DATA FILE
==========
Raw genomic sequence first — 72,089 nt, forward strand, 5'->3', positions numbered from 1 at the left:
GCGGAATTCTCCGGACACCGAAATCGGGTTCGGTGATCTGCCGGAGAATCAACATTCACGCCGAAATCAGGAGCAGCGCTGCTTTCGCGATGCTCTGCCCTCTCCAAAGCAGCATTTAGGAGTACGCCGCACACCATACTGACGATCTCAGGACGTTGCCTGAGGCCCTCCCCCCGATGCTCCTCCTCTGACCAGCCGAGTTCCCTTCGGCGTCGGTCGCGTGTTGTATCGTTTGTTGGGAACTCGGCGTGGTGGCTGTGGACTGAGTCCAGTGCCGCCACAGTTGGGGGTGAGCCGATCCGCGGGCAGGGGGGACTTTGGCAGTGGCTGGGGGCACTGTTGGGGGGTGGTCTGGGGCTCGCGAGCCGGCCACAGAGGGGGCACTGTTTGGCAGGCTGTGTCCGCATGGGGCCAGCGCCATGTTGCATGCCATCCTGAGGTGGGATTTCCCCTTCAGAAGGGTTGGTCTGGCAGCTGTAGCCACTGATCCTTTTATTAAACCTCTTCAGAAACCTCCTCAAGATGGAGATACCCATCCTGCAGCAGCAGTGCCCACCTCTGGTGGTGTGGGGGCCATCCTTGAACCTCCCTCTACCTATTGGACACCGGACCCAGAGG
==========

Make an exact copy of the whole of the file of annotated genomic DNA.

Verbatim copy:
Raw genomic sequence first — 72,089 nt, forward strand, 5'->3', positions numbered from 1 at the left:
GCGGAATTCTCCGGACACCGAAATCGGGTTCGGTGATCTGCCGGAGAATCAACATTCACGCCGAAATCAGGAGCAGCGCTGCTTTCGCGATGCTCTGCCCTCTCCAAAGCAGCATTTAGGAGTACGCCGCACACCATACTGACGATCTCAGGACGTTGCCTGAGGCCCTCCCCCCGATGCTCCTCCTCTGACCAGCCGAGTTCCCTTCGGCGTCGGTCGCGTGTTGTATCGTTTGTTGGGAACTCGGCGTGGTGGCTGTGGACTGAGTCCAGTGCCGCCACAGTTGGGGGTGAGCCGATCCGCGGGCAGGGGGGACTTTGGCAGTGGCTGGGGGCACTGTTGGGGGGTGGTCTGGGGCTCGCGAGCCGGCCACAGAGGGGGCACTGTTTGGCAGGCTGTGTCCGCATGGGGCCAGCGCCATGTTGCATGCCATCCTGAGGTGGGATTTCCCCTTCAGAAGGGTTGGTCTGGCAGCTGTAGCCACTGATCCTTTTATTAAACCTCTTCAGAAACCTCCTCAAGATGGAGATACCCATCCTGCAGCAGCAGTGCCCACCTCTGGTGGTGTGGGGGCCATCCTTGAACCTCCCTCTACCTATTGGACACCGGACCCAGAGG